3. The Renewal and Enlargement of the Promise of the Land of Canaan, with which Abram’s new act of self-denial was rewarded, and his settlement in the groves (oaks) of Mamre, in Hebron(Genesis 13:14-18).—Lift up now thine eyes and look.—After the departure of Lot, Jehovah commanded Abram now also to lift up his eyes, in pious faith, as Lot had raised his eyes in impious and shameless self-seeking. Since Bethel was about central in the land, and lay high upon a mountain (Genesis 12:8; Genesis 35:1, etc.), this direction is evidently historical;5 probably Abram could look far and wide over the land in all directions from this place.—Northwards (towards the midnight), etc.—The designation of the four-quarters of the heavens (com. Genesis 28:14).—And I will make thy seed.6 As the land should be great for the people, thy posterity, so thy people shall be numerous, or innumerable for the land. The seed of Abram are compared with the dust of the earth, with reference to its being innumerable. At a later point, the one hyperbole falls into two: “as the stars of heaven, and as the sand upon the sea-shore” (Genesis 15:5; Genesis 22:17).—Arise, etc. “The free passage through the land, should serve to animate his faith, and be a sign for his descendants of the symbolic seizure and possession of the land. The command is not to be understood as a literal direction; Abram could view the land promised to him, at his pleasure.”—Then Abram removed his tent.7 “The oak-grove of Mamre lay in Hebron, and is often mentioned as the residence of the patriarchs (Genesis 14:13; Genesis 14:18; Genesis 35:27). It had its name from the Amorite Mamre, a confederate with Abram (Genesis 14:13; Genesis 14:24), as the valley northerly from Hebron holds its name, Eschol, from a brother of Mamre” (Numbers 13:23). Knobel. According to Knobel, the later custom of sacrificing to Jehovah at Hebron (2 Samuel 15:7), is dated back to the times in Genesis. Still, he can neither deny the migrations, nor the piety of Abram. As to the circumstance that, according to Joshua 15:13, Hebron at an earlier date was called Kirjath-arba,8 see the Introduction. For the founding of Hebron, see Numbers 13:23. Bunsen: “This remarkable narrative bears upon its face every evidence of historical truth, and is most fitly assigned to a time soon after 2900 years before Christ.”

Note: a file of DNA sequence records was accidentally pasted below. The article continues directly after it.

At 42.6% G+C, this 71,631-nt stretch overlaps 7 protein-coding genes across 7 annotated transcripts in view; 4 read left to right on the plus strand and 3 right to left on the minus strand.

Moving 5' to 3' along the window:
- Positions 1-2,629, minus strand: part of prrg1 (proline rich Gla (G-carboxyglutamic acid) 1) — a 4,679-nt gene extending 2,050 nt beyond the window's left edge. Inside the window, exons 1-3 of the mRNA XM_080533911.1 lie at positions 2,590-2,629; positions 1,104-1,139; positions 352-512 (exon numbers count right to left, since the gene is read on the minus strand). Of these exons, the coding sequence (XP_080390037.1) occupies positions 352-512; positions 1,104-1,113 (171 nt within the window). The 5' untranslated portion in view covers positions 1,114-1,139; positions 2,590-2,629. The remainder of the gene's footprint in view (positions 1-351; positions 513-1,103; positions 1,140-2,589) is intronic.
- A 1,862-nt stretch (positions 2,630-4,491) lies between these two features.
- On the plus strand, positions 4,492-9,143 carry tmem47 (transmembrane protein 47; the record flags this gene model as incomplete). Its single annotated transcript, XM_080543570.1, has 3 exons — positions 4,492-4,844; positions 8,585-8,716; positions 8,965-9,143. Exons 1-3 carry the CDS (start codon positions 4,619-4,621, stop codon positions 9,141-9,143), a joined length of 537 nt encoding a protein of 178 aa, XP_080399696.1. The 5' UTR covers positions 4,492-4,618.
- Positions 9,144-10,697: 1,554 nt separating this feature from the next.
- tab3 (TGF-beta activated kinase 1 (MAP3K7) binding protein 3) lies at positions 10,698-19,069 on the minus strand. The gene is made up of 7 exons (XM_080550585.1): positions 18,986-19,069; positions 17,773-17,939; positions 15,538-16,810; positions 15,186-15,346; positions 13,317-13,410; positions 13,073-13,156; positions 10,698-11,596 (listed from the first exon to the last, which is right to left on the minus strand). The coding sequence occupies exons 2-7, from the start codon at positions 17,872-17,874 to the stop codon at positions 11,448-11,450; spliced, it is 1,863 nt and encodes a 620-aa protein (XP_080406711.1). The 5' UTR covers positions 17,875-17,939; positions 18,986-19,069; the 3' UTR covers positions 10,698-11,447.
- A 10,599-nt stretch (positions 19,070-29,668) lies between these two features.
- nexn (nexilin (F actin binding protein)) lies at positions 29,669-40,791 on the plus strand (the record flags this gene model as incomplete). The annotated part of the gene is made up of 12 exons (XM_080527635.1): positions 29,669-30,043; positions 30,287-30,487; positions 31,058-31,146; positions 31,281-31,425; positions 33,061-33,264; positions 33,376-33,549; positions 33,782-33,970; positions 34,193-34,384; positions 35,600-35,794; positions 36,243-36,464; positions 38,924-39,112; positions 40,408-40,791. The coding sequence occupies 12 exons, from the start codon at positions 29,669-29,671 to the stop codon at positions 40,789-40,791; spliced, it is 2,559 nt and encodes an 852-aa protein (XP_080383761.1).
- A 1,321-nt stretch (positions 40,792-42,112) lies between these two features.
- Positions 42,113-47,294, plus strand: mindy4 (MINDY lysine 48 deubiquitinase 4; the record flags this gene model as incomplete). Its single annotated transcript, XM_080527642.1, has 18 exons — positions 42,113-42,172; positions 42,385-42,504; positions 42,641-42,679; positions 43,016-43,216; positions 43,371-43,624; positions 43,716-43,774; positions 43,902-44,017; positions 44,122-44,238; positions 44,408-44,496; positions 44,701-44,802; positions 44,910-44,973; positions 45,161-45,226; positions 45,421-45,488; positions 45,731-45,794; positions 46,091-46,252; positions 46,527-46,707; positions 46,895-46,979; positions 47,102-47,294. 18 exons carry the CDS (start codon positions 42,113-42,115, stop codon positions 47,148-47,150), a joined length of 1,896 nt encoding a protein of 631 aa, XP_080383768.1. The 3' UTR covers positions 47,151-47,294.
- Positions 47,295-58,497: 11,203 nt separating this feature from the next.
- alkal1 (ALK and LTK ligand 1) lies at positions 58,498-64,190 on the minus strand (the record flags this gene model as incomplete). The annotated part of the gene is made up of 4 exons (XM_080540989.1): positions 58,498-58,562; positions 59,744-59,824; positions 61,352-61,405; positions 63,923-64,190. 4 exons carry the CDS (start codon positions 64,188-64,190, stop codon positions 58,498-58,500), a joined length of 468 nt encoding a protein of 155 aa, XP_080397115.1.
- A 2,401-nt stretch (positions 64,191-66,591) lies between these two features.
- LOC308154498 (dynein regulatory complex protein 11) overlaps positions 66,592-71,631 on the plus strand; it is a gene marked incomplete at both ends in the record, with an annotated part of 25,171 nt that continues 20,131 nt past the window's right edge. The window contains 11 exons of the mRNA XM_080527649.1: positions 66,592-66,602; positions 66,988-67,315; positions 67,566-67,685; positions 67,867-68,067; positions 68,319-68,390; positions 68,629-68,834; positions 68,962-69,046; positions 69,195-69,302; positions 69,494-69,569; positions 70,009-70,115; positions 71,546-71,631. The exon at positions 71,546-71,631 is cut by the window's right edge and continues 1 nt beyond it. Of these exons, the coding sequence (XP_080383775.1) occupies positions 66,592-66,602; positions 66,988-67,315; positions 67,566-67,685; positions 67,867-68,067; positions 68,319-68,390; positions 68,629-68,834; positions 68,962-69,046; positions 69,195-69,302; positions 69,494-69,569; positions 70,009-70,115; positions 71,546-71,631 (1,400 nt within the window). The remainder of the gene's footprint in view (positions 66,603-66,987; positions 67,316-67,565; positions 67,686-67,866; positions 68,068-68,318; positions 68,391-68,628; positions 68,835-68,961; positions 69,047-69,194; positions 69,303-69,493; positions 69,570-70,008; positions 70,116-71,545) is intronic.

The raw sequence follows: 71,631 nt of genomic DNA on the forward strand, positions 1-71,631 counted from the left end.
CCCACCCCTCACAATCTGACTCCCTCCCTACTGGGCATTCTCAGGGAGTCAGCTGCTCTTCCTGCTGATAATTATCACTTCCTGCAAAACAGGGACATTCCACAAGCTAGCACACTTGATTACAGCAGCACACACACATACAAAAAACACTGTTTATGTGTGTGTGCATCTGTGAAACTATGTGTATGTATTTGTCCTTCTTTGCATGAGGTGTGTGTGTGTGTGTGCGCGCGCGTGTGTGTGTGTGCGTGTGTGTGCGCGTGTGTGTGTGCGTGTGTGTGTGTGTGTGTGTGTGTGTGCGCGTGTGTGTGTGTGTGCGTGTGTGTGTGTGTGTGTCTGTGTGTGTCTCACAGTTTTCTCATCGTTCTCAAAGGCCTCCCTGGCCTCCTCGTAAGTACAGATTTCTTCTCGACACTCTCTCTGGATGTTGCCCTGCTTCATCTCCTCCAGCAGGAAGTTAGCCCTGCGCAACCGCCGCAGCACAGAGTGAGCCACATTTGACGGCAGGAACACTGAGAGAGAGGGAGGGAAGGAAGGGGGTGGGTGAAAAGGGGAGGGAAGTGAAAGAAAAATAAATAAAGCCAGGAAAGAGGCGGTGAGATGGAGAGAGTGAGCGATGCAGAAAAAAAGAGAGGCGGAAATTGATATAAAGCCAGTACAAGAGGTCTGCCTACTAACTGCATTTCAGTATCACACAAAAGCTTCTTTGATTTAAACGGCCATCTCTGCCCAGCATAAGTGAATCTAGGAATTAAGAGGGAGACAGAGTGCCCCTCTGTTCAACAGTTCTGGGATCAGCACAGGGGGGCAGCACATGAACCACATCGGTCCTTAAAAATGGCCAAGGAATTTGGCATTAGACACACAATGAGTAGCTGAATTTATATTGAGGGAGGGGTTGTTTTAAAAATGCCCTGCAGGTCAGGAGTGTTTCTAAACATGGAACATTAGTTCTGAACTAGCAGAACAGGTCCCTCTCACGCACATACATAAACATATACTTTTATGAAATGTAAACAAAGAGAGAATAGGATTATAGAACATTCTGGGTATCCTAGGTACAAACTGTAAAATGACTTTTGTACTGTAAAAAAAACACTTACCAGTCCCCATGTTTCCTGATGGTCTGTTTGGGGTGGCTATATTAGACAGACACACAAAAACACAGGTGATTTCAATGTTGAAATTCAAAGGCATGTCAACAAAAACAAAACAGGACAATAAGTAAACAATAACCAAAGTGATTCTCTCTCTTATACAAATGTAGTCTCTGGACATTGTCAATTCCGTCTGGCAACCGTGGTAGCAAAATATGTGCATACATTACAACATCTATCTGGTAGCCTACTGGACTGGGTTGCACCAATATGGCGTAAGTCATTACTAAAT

DOCTRINAL AND ETHICAL
1. In the history of Abram we must distinguish throughout the providence of God, and the conduct of the patriarch. In the previous chapter the providence of God preserves in safety the promise to Abram, since it preserves Sarah inviolate. In this a new confirmation of the promise appears in the separation from Lot. The conduct of Abram is in both cases marked by a renunciation of self, grounded in faith. As the previous chapter portrays the self-renunciation of Abram in reference to his country, and his father’s house, in regard to a fixed settlement in Canaan, and to his connubial blessedness, so here we meet a like renunciation as to the relative position of Lot, and as to the best parts of Palestine itself. For this new act of self-denial is twofold. With the separation of Lot, leaving out of view now the society and assistance which Abram might have had in him, and which was renounced, his former patriarchal dependence upon Abram ceases, and with the residence of Lot and his family in the best of the land, there might arise a serious prejudice to the claims of the descendants of Abram to the land. But in regard to this also he trusts God, and in this case, without any exaggerated or over-hasty confidence, such as appeared in the exposure of Sarah.9
2. Abram returns to the place of his altar in Bethel. In like manner Christian settlements, towns, and villages, cluster around their churches.